Islam, terrorism and the middle east
Posted: 04 May 2012 06:19 AM   [ Ignore ]  
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I am trying to get a better understanding of islam, terrorism and middle east conflict.


I have become aware of much of the critical litterature through sam harris’ site, but I am curious what the other side has to say.


Can any of you guys recommend any books / authors that I check out if I want ‘the other side of the story’? Or at least if you know what books are generally in good standing among people who oppose Sam’s view on islam.


I appreciate it.

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Posted: 04 May 2012 06:38 AM   [ Ignore ]   [ # 1 ]  
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I disrecommend Chomsky.


Someone will recommend him. It’s just one unsupported assertion after another. He just hates the US beyond all reasoning.

 

He did great work in linguistics… every cog sci student studies his work… but as a political theorist.. wow.. what a total fuck up.

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Posted: 05 May 2012 01:49 PM   [ Ignore ]   [ # 2 ]  
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Edward Said. He was a secular humanist and also advocate of Palestinian rights. Sam Harris doesn’t understand politics at any meaningful level, but his criticisms of religion are pretty spot on.

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Posted: 12 May 2012 08:07 AM   [ Ignore ]   [ # 3 ]  
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I highly recommend Pat Condell…no seriously! The palestinians should be taken seriously…

1. when and only when they no longer wish the complete annihilation of the jewish state;
2. when their advocates disavow the methods and ideology that is the cause of all jewish aggression - terrorism and islamic supremacy;
3. when they agree to share ALL holy places on agreed terms - this goes for jews too;
4. when palestinians start granting their own people the rights and freedoms they love to claim for themselves from those liberal western bleeding heart wrong-headed liberals…i.e. start demonstrating that they’re not just wide eyed, blood thirsty, vengeful zealots, but truly well meaning citizens of the world…and grant the basic human rights and equalities to their own people…FIRST.

As far as I am concerned this is all about one thing…the title deeds of the so called city of god. The jews believe god sequestrated it from it’s original inhabitants and passed title to them…not so much the genetic them…more the memetic them. And folks, islam claims it is theirs because mo decided to use it like one uses a service station en route to a holiday destination, and since he used it, they claim it’s theirs…really, it’s because mo made a point of taking it from the jews because they would’t take him seriously and accept him as one…
sour grapes really.

One solution which I think might just work, is to set up a completely secular government….maybe with international government, make all the monuments freely accessible to all, enforced if necessary by serious force and allow all displaced palestinians to return, and of course remove Zionist settlers by force…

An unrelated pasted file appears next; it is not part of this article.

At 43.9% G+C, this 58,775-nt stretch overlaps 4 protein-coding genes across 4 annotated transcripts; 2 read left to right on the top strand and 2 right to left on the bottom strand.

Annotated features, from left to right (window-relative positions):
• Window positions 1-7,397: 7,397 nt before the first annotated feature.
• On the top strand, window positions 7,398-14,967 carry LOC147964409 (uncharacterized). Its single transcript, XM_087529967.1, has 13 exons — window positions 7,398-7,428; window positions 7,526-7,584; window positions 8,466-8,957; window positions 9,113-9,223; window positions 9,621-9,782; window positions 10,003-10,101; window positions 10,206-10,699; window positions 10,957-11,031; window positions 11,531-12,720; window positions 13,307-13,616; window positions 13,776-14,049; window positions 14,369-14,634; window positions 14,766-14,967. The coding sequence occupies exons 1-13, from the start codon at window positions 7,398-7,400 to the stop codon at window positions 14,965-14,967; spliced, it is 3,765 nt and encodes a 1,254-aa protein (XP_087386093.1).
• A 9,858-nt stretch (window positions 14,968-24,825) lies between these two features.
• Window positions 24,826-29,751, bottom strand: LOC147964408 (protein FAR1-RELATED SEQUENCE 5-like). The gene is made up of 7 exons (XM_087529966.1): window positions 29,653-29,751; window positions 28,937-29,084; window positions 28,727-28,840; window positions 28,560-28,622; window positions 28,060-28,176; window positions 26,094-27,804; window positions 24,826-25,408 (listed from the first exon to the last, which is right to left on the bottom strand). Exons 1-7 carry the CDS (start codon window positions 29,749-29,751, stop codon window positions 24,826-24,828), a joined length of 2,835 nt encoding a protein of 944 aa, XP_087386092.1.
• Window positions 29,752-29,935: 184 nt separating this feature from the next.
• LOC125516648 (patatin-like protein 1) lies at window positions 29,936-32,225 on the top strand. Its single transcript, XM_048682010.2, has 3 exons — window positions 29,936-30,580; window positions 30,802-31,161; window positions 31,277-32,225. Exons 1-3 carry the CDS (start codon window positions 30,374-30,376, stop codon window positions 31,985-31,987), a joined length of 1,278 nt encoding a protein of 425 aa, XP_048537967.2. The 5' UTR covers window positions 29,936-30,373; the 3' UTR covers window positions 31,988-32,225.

So what am I really saying? I’m saying RELIGION and more to the point RELIGIOUS governments are the problem, and they’re the problem to the same extent to which the are religious…first palestinians, then jews. We need to secularise both before any hope of reconciliation.

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Posted: 12 May 2012 02:44 PM   [ Ignore ]   [ # 4 ]  
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I second the Edward Said suggestion.  In almost every debate regarding this issue, at some point some defender of Islam will accuse their opponent of “essentialism” or “orientalism” : i.e. accuse them of broadly caricaturing whole peoples and cultures because they are exotic, and of assuming that all individuals who are part of them are exactly identical.  This accusation is Said’s contribution : an intellectual tool that plays right into the West’s guilt about the Third World, and which has managed to forbid critical inquiry of the Muslim world among a majority of Western intellectuals, who fear that saying anything will betray a racist or colonialist world view.

Said has been tremendously influential in this respect.  When I was studying anthropology at university (or trying to…) a considerable amount of time was spent figuring out ways to study cultures and social organizations without making any meaningful or concrete statements about them.  And that was explicitly because professors and students wanted to avoid being guilty of “orientalism”.  There were whole courses and seminars on the topic.
Nowadays, I virtually know of no anthropologist who even tries to write about other societies anymore : All prefer talking about imperialism and racism.  And I have since learned that this self-censorship and shutdown of analytic thinking in the social realm has spread out to politics, as would be obvious to any Sam Harris’ reader.

[ Edited: 12 May 2012 04:53 PM by Raman]
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Posted: 12 May 2012 04:31 PM   [ Ignore ]   [ # 5 ]  
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Appreciate the responses so far and I will definitely check out Said.

Anyway, what do you guys think of Robert A. Pape? It’s been a while, but back in march, Sam announced that he was going to invite him for a debate on his site. I was actually looking looking quite forward to that debate. I wonder if it has been cancled.

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